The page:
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the women who were to be forbidden to speak in the church. It seems at first sight a singular exception to the divinely ordained plan for proclaiming the glad tidings of a finished redemption. Yet, a little reflection will show us, that it is not exceptional, but the very order of arrangement that is repeated in every generation of the world, The fact is the same that exists in the case of a vast majority of Christians ever since. We first hear the story of the cross, the sepulchre, and the throne, not from the lips of a man who stands as an ambassador for Christ; but from the lips of a woman, a pious mother, sister, or nurse, who pours into our infantile hearts this wonderful tale of love and mercy. Some, it is true, are left to an early orphanage, and some to a godless parentage; but even of these the general fact is true that the first knowledge of Jesus is learned, not from the lips of men, but from the lips of women.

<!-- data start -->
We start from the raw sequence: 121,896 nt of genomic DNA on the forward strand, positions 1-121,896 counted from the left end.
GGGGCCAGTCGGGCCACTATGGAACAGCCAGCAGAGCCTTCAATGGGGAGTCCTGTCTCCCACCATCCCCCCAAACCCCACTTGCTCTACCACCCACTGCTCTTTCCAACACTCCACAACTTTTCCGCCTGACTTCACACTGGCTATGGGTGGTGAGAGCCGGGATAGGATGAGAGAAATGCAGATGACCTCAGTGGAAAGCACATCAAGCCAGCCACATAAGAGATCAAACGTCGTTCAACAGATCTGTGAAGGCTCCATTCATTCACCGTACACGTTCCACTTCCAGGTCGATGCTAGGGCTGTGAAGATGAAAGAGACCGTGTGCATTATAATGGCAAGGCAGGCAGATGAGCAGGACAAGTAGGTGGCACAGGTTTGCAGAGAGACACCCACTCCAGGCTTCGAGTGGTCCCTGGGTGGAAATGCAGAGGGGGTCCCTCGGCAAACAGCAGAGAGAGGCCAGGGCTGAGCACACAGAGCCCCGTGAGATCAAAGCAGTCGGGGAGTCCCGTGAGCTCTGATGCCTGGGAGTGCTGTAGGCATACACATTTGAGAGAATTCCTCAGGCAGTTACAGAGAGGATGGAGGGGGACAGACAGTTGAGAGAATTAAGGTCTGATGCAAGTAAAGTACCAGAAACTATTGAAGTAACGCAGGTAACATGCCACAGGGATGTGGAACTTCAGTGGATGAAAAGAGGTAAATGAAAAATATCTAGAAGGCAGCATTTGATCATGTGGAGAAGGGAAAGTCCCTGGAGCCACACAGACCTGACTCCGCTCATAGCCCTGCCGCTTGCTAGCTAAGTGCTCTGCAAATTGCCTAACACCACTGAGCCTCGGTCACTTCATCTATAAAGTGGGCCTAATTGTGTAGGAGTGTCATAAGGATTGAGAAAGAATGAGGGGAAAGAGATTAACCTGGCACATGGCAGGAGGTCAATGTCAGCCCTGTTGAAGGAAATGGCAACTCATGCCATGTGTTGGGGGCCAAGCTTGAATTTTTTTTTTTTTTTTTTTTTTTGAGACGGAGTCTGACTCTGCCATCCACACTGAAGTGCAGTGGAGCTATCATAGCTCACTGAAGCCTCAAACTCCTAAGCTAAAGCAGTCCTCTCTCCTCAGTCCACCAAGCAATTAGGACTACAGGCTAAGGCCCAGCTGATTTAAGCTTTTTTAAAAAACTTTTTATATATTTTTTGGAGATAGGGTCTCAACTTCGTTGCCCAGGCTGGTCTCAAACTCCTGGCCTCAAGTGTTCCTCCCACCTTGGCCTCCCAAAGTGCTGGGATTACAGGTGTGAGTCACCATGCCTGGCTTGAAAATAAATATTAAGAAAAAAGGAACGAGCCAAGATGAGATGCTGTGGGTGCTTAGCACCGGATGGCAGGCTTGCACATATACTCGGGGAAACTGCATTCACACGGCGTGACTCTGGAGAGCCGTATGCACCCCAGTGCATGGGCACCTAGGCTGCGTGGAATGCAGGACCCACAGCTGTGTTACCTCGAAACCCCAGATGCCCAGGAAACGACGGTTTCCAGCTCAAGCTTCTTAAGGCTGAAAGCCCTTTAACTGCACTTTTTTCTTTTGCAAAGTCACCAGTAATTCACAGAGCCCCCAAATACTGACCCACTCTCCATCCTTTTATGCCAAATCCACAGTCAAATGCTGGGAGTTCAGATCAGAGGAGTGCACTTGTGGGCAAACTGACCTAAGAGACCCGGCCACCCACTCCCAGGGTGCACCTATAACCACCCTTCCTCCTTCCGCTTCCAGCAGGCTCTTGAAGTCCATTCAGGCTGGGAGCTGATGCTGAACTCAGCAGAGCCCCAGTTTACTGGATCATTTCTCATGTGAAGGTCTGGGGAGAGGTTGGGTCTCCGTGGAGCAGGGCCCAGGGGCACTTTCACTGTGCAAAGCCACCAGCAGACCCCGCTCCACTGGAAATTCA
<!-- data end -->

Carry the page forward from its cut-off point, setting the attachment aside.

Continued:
This is a fact of deep moment in the divine ordering. This linking of the family with the church, this intertwining of the household of flesh with the household of faith, and this interlacing of the roots of the good olive tree with the olive plants of the vineyard, is a most precious and important fact. It thus brings the gentle heart of woman in living contact with the gentle heart of childhood, and leaves impressions of religious truth that are never effaced, and are often the means under God of leading the soul to Christ.